Sound Wave Technology

Another option for sight restoration therapy which excludes stem cell based procedures has been investigated by the University of Bath and a team of researchers from the Psychology Department there. A brand new device that converts sound waves into images will assist blind people to build up " an image" in their minds. The tests were carried out on blindfolded people with normal sight using the Snellen Tumbling E Test. Using the new device called the vOICe sensory substitution device, the sighted but blindfolded study subjects performed the best possible performance without prior demonstration or training in the device.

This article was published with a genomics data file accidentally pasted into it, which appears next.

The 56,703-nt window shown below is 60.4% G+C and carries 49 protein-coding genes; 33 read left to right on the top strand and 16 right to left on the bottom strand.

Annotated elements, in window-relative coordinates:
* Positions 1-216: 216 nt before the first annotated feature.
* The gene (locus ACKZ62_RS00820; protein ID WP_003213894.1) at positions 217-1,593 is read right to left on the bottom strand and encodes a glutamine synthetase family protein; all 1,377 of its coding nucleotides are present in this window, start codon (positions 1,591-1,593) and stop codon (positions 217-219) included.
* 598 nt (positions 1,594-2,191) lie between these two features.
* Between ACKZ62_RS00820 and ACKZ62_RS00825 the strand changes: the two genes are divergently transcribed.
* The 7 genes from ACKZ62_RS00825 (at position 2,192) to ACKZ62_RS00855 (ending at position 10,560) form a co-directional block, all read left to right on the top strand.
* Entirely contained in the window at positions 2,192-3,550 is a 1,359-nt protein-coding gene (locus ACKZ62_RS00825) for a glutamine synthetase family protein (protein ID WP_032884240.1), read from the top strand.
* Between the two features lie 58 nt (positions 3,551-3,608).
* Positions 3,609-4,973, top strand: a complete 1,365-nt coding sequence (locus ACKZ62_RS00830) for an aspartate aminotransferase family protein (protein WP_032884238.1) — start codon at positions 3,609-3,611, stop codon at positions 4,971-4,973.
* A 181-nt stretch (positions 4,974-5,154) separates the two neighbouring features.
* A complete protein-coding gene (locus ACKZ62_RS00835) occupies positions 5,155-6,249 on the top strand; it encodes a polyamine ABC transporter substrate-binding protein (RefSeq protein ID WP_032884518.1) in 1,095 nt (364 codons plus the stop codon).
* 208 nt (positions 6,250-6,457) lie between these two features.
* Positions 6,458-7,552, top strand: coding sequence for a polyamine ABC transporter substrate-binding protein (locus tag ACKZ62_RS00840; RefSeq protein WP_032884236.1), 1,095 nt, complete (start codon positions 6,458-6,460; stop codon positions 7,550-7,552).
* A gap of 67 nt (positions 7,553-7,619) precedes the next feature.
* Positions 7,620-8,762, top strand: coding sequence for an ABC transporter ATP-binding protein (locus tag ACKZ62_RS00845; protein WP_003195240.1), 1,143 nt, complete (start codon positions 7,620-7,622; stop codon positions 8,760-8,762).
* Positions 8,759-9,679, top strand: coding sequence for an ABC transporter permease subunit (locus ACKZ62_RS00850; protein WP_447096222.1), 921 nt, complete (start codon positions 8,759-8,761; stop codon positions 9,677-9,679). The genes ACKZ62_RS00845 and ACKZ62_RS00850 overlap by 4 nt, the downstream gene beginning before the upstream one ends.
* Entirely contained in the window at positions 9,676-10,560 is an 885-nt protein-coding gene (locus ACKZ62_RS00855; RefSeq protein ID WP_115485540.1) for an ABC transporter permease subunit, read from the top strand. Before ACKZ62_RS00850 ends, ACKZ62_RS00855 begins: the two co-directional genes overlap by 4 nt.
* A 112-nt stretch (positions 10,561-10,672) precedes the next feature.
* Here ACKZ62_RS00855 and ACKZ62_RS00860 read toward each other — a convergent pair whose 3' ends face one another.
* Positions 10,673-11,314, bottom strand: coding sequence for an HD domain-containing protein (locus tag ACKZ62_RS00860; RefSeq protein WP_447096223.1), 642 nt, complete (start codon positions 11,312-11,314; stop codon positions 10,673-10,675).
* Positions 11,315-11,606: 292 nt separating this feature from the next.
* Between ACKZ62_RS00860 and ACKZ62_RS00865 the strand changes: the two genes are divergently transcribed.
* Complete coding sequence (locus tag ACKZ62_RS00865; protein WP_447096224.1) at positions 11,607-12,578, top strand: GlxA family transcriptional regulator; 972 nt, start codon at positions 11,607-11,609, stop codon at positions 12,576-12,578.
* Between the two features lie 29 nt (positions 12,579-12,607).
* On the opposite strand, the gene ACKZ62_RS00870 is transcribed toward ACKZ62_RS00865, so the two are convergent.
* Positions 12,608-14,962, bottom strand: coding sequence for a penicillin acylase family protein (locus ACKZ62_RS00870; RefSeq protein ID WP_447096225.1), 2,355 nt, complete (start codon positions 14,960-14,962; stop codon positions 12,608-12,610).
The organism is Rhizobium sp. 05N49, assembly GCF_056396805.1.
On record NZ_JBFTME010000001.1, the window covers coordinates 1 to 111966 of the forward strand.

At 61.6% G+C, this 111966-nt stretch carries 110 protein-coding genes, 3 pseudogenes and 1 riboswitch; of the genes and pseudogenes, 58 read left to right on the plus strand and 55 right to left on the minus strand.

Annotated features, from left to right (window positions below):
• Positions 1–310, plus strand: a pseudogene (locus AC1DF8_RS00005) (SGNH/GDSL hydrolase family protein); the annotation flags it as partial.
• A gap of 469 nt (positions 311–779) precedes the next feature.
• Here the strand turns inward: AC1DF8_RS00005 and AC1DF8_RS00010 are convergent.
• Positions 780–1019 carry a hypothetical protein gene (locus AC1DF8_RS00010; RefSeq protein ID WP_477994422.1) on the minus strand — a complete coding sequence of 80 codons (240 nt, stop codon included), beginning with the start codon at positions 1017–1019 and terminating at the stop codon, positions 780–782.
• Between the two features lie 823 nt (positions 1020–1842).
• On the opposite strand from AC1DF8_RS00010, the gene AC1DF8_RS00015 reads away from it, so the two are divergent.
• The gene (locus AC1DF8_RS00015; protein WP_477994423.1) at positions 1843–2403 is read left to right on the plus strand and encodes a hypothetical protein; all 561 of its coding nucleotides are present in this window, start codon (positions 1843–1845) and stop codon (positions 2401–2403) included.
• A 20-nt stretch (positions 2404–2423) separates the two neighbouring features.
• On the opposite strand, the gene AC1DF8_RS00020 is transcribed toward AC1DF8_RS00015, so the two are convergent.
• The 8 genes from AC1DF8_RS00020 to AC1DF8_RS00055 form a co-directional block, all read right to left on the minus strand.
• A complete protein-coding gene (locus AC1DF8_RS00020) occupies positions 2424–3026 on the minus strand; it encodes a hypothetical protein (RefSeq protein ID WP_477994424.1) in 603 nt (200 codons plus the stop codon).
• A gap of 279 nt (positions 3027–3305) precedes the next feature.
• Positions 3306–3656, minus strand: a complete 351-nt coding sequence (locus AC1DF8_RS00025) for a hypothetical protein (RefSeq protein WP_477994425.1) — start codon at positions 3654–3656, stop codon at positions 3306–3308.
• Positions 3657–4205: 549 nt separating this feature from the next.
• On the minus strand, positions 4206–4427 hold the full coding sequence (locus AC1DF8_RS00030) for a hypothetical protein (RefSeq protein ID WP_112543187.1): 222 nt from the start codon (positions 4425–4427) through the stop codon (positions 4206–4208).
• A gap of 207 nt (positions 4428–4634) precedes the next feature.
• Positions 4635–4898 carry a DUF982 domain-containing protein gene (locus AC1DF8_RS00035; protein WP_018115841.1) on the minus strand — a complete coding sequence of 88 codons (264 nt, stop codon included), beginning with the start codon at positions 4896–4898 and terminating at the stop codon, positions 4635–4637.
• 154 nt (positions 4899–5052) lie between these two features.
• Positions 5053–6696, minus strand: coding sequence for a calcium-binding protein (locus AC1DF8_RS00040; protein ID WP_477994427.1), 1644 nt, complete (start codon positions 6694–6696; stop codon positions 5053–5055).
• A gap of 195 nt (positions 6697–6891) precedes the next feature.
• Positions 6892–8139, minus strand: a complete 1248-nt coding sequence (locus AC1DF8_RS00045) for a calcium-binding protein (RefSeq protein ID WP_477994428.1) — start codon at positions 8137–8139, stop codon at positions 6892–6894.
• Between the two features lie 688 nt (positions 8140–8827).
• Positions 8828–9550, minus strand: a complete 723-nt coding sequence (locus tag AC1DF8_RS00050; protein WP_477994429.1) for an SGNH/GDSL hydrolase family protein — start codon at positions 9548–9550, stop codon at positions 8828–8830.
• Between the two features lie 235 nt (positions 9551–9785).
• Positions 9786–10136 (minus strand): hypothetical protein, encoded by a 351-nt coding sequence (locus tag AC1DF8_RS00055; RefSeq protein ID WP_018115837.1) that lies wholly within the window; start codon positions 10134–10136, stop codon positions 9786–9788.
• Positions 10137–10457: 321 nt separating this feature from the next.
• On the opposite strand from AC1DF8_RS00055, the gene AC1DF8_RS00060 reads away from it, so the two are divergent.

A sensory substitution device is far cheaper for production and arguably a better employed method of treatment for its affordability and non invasive method as compared to for example, stem cell transplantation. Perhaps it would be best put to use as a combination treatment alongside surgery to train the brain to see once more or for initial sight tests.